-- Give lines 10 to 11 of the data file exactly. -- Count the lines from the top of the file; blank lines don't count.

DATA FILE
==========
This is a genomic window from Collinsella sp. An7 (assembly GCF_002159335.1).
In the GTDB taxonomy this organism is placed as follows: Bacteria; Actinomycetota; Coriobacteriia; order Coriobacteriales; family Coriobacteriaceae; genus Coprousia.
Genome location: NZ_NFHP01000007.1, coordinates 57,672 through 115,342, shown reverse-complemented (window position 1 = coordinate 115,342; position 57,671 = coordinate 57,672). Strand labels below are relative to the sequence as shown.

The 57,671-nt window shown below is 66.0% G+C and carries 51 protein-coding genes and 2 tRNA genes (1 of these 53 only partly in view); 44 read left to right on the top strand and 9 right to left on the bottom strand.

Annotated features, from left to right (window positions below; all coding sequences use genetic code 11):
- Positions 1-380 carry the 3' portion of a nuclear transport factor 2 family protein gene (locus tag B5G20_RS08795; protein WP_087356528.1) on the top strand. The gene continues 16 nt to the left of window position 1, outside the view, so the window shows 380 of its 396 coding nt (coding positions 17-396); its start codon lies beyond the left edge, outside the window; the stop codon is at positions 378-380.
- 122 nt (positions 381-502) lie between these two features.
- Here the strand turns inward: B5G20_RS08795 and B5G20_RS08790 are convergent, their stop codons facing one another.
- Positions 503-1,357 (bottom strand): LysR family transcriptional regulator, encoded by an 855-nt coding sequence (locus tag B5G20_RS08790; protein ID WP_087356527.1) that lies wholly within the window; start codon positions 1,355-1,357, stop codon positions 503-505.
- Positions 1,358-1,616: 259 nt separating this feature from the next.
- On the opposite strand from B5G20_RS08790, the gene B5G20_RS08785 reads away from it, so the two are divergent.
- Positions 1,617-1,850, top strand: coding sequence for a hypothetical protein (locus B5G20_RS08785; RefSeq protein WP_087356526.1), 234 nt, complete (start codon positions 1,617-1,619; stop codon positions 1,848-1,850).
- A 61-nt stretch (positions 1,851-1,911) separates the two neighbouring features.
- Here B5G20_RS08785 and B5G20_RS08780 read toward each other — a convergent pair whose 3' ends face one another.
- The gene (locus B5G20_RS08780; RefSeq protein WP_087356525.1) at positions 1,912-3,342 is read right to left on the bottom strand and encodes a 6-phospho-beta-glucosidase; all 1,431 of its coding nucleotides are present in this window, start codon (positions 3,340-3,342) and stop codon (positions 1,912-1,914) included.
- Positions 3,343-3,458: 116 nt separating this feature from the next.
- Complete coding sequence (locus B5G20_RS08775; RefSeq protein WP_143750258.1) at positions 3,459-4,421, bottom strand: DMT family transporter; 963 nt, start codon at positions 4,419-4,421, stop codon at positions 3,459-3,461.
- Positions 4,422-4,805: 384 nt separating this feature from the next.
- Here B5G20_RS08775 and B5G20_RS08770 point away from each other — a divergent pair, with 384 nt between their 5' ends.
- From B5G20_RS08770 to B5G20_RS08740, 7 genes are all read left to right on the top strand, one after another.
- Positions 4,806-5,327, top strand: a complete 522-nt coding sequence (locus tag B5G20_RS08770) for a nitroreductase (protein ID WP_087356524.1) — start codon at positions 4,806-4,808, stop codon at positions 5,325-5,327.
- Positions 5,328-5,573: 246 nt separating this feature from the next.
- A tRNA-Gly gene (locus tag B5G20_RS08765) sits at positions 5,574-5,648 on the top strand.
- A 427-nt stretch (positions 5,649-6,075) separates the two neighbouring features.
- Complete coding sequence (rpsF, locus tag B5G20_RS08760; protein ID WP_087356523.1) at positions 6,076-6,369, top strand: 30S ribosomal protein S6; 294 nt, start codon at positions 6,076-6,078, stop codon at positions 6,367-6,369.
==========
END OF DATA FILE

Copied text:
- Positions 1,358-1,616: 259 nt separating this feature from the next.
- On the opposite strand from B5G20_RS08790, the gene B5G20_RS08785 reads away from it, so the two are divergent.